Miriam Walter saw the tumor in her pancreas shrank 73 percent thanks to new technology. Photo / Provided
Miriam Walter was told she would not last to see this Christmas when she was diagnosed with incurable pancreatic cancer a year ago.
But thanks to the radical new treatment, which is benefiting the country for the first time, the 72-year-old feels “just fine” and wants to celebrate the summer with his family.
The OncoSil device, developed by an Australian medical technology company, extends and even saves patient lives and has been successfully used at Waikato Hospital three times this year to treat people with inoperable, advanced stage pancreatic cancer.
Only 8 percent of pancreatic cancer patients in New Zealand survive longer than five years and only 10 percent are diagnosed early enough for surgery – the only curative treatment.
The disease kills more than 500 Kiwis a year and is projected to become the fourth largest killer in the country by 2025.
The device, recently received regulatory approval in New Zealand, allows radiation-containing micro-particles to be injected directly into tumors via ultrasound-guided endoscopy – a form of brachytherapy.
The full dose of radiation is released from the particles over 80 days and causes far less damage to surrounding organs than standard radiation therapy in which a beam of radiation is directed at the cancer from outside the body.
Walter said he went to the doctor when the whites of his eyes turned yellow and was diagnosed with inoperable pancreatic cancer in early November.
“I was told, without any treatment, I might have about three months to live,” he said.
Walter immediately started chemotherapy and was on vacation with his family when the clinical director of gastroenterology at Waikato Hospital, Dr Frank Weilert called to tell him about OncoSil in January. At the end of that month he began receiving treatment.
“It’s just a better choice. That or do nothing and see what chemo does,” he said.
“I’m quite proud of the fact that I took the courage to be number one so that others can benefit from it.”
Walter said he had no side effects and scans showed the tumor had shrunk by 73 percent.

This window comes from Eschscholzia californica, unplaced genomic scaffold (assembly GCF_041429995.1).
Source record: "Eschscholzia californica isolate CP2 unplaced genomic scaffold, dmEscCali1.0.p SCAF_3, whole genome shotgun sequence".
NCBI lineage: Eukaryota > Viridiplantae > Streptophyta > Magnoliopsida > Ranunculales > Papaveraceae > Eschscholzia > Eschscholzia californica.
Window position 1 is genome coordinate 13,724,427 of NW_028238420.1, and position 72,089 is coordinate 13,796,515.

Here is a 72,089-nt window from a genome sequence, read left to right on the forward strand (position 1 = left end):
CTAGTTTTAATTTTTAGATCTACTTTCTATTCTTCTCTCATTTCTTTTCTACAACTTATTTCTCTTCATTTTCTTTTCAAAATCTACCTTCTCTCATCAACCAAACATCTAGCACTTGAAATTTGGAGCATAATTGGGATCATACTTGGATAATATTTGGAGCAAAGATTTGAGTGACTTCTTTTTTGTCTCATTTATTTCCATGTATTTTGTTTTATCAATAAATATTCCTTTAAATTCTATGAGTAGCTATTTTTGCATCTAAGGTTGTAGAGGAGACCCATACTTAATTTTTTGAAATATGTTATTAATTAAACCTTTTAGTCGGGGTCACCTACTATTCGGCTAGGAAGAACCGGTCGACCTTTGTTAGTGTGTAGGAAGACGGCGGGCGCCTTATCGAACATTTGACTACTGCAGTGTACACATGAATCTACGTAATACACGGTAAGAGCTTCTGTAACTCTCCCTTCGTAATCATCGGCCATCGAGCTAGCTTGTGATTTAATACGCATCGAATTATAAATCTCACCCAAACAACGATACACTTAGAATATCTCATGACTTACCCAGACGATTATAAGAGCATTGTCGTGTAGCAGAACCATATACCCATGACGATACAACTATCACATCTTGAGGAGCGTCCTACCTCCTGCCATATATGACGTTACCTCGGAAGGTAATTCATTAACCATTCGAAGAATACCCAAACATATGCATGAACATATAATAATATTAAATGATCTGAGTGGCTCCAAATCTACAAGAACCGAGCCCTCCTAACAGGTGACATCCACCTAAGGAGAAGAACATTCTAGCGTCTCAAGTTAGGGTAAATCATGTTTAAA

Since then, her tumor has remained stable as she continues chemotherapy treatment.
“Chemotherapy is what keeps me like this. I’m fine. I drive, go to the shop, go to the beach, socialize with my friends,” he said.
“It’s not all doom and gloom. Life goes on and that’s how it is.”
Weilert said that, despite its success, surgery might not have been an option for Walter because of his age and other health problems.
But two to three months after having performed the procedure on the other two patients, at least one is being considered for surgery although it is too early to make a decision, he said.
“It’s obviously very exciting to do something new. It’s more exciting because we’ve seen great results,” Weilert said.
The history of pancreatic cancer is so “dire” that patients usually present with advanced disease and few are offered surgery.
“For pancreatic cancer, this is a very promising technology that will give hope to patients who have little hope when you get this diagnosis. You get this diagnosis and you often plan your last Christmas. It’s very, very devastating.”
Trials have shown the treatment reduces tumors to an operable size in a quarter of patients and 20 percent of patients receive surgery to completely remove the tumor, he said.
Weilert, the only doctor in New Zealand to use the device, said the new treatment offered a possible cure or at least an extension of life for patients who were, on average, given six months to live after diagnosis.
“This gives our patients more hope than we have recently had with such devastating cancer,” he said.
“The interesting thing about OncoSil is the beta radiation so it doesn’t emit too far from where the device is being sent, preventing additional damage.”
He said patients treated so far in New Zealand, including Walter, have shown few side effects and they are consistent with the chemotherapy they have received.
Weilert said the device also has the potential to change the current standard of treatment by being given earlier in the treatment process because there is evidence to suggest that it increases the effectiveness of chemotherapy.
Gut Cancer Foundation chief executive Liam Willis said while OncoSil sounds like an interesting concept and appears to be a new approach to the delivery of radiation therapy, it is still an experimental idea that has not been fully reported.
He said it appeared safe and promising enough to take him to a phase three clinical trial that would determine if it was any better than current chemotherapy treatment and external beam radiotherapy in those with locally advanced pancreatic cancer.
“The Gut Cancer Foundation does not consider this approach a new standard of care until such studies are conducted and the risks and benefits are better understood.”
Patients treated so far have received funds from the company for compassionate reasons but from now on patients will have to pay about $ 30,000 for treatment until the company can obtain it.